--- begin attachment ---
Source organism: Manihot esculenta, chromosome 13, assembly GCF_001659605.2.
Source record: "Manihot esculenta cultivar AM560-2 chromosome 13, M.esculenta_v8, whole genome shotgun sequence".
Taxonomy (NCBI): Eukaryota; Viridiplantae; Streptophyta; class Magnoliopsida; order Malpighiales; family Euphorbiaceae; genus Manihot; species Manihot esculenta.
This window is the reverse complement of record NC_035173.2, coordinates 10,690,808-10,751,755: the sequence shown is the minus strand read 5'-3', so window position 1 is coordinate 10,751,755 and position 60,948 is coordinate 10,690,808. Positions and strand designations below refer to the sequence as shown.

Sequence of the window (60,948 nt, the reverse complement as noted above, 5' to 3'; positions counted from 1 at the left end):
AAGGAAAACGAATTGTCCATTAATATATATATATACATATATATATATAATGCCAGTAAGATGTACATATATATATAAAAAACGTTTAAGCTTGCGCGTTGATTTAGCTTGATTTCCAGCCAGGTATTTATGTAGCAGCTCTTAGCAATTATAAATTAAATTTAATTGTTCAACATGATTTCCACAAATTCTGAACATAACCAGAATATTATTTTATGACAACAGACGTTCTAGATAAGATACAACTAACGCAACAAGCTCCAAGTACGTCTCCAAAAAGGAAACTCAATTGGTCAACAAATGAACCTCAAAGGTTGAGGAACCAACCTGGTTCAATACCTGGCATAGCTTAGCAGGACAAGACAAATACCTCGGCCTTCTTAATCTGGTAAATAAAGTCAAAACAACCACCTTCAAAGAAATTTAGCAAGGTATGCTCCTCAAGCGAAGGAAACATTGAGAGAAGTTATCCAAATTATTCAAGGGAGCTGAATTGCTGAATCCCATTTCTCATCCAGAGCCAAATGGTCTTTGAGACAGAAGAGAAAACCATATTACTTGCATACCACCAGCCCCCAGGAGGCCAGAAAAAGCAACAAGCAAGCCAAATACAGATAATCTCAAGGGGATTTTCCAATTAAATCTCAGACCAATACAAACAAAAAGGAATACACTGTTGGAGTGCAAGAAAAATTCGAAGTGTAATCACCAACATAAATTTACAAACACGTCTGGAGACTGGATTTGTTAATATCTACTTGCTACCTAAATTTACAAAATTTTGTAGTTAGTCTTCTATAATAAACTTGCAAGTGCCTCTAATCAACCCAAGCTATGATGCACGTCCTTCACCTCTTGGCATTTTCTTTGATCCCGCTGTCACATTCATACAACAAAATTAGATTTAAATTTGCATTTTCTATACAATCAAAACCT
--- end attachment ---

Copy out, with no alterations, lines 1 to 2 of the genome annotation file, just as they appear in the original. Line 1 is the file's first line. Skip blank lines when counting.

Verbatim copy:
Source organism: Manihot esculenta, chromosome 13, assembly GCF_001659605.2.
Source record: "Manihot esculenta cultivar AM560-2 chromosome 13, M.esculenta_v8, whole genome shotgun sequence".